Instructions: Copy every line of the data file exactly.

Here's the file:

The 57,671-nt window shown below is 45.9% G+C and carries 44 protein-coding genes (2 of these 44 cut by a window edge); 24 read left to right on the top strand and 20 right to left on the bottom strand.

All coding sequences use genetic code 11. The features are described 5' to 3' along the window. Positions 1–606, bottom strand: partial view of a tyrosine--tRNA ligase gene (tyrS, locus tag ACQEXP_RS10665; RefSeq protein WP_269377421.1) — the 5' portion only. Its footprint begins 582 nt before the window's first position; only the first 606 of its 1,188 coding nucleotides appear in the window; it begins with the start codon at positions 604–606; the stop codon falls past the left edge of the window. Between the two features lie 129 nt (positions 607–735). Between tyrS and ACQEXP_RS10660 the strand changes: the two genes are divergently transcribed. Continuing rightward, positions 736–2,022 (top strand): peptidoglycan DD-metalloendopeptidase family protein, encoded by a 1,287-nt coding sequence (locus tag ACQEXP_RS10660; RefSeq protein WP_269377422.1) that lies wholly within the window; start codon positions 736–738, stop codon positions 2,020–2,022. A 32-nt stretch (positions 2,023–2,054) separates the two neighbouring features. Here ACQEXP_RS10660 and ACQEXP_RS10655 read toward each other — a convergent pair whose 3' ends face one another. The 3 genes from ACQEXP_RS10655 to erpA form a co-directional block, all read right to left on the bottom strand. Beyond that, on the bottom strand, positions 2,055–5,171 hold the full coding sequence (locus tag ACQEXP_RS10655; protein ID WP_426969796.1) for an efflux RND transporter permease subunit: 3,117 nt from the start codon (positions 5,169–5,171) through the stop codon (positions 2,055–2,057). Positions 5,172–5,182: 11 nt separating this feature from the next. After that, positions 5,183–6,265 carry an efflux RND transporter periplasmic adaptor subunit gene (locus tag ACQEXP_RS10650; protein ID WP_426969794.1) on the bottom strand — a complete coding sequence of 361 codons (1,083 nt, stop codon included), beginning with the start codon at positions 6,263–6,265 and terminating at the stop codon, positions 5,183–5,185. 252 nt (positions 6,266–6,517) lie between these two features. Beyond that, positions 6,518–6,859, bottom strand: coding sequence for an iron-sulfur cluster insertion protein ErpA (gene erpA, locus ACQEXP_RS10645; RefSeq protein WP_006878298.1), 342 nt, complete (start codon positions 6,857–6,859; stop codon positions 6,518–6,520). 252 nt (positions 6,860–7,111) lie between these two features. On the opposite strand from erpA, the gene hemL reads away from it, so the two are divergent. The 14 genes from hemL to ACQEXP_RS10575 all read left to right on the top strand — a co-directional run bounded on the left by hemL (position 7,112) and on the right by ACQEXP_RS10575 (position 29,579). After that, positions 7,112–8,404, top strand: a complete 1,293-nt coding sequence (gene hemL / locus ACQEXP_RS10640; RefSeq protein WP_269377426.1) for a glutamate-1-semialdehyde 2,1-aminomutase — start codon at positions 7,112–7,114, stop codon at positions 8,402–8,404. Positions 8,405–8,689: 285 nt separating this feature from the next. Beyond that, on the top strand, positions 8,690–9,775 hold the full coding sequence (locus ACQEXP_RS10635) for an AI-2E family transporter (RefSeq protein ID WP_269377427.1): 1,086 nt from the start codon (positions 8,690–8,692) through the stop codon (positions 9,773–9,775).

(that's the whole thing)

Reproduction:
The 57,671-nt window shown below is 45.9% G+C and carries 44 protein-coding genes (2 of these 44 cut by a window edge); 24 read left to right on the top strand and 20 right to left on the bottom strand.

All coding sequences use genetic code 11. The features are described 5' to 3' along the window. Positions 1–606, bottom strand: partial view of a tyrosine--tRNA ligase gene (tyrS, locus tag ACQEXP_RS10665; RefSeq protein WP_269377421.1) — the 5' portion only. Its footprint begins 582 nt before the window's first position; only the first 606 of its 1,188 coding nucleotides appear in the window; it begins with the start codon at positions 604–606; the stop codon falls past the left edge of the window. Between the two features lie 129 nt (positions 607–735). Between tyrS and ACQEXP_RS10660 the strand changes: the two genes are divergently transcribed. Continuing rightward, positions 736–2,022 (top strand): peptidoglycan DD-metalloendopeptidase family protein, encoded by a 1,287-nt coding sequence (locus tag ACQEXP_RS10660; RefSeq protein WP_269377422.1) that lies wholly within the window; start codon positions 736–738, stop codon positions 2,020–2,022. A 32-nt stretch (positions 2,023–2,054) separates the two neighbouring features. Here ACQEXP_RS10660 and ACQEXP_RS10655 read toward each other — a convergent pair whose 3' ends face one another. The 3 genes from ACQEXP_RS10655 to erpA form a co-directional block, all read right to left on the bottom strand. Beyond that, on the bottom strand, positions 2,055–5,171 hold the full coding sequence (locus tag ACQEXP_RS10655; protein ID WP_426969796.1) for an efflux RND transporter permease subunit: 3,117 nt from the start codon (positions 5,169–5,171) through the stop codon (positions 2,055–2,057). Positions 5,172–5,182: 11 nt separating this feature from the next. After that, positions 5,183–6,265 carry an efflux RND transporter periplasmic adaptor subunit gene (locus tag ACQEXP_RS10650; protein ID WP_426969794.1) on the bottom strand — a complete coding sequence of 361 codons (1,083 nt, stop codon included), beginning with the start codon at positions 6,263–6,265 and terminating at the stop codon, positions 5,183–5,185. 252 nt (positions 6,266–6,517) lie between these two features. Beyond that, positions 6,518–6,859, bottom strand: coding sequence for an iron-sulfur cluster insertion protein ErpA (gene erpA, locus ACQEXP_RS10645; RefSeq protein WP_006878298.1), 342 nt, complete (start codon positions 6,857–6,859; stop codon positions 6,518–6,520). 252 nt (positions 6,860–7,111) lie between these two features. On the opposite strand from erpA, the gene hemL reads away from it, so the two are divergent. The 14 genes from hemL to ACQEXP_RS10575 all read left to right on the top strand — a co-directional run bounded on the left by hemL (position 7,112) and on the right by ACQEXP_RS10575 (position 29,579). After that, positions 7,112–8,404, top strand: a complete 1,293-nt coding sequence (gene hemL / locus ACQEXP_RS10640; RefSeq protein WP_269377426.1) for a glutamate-1-semialdehyde 2,1-aminomutase — start codon at positions 7,112–7,114, stop codon at positions 8,402–8,404. Positions 8,405–8,689: 285 nt separating this feature from the next. Beyond that, on the top strand, positions 8,690–9,775 hold the full coding sequence (locus ACQEXP_RS10635) for an AI-2E family transporter (RefSeq protein ID WP_269377427.1): 1,086 nt from the start codon (positions 8,690–8,692) through the stop codon (positions 9,773–9,775).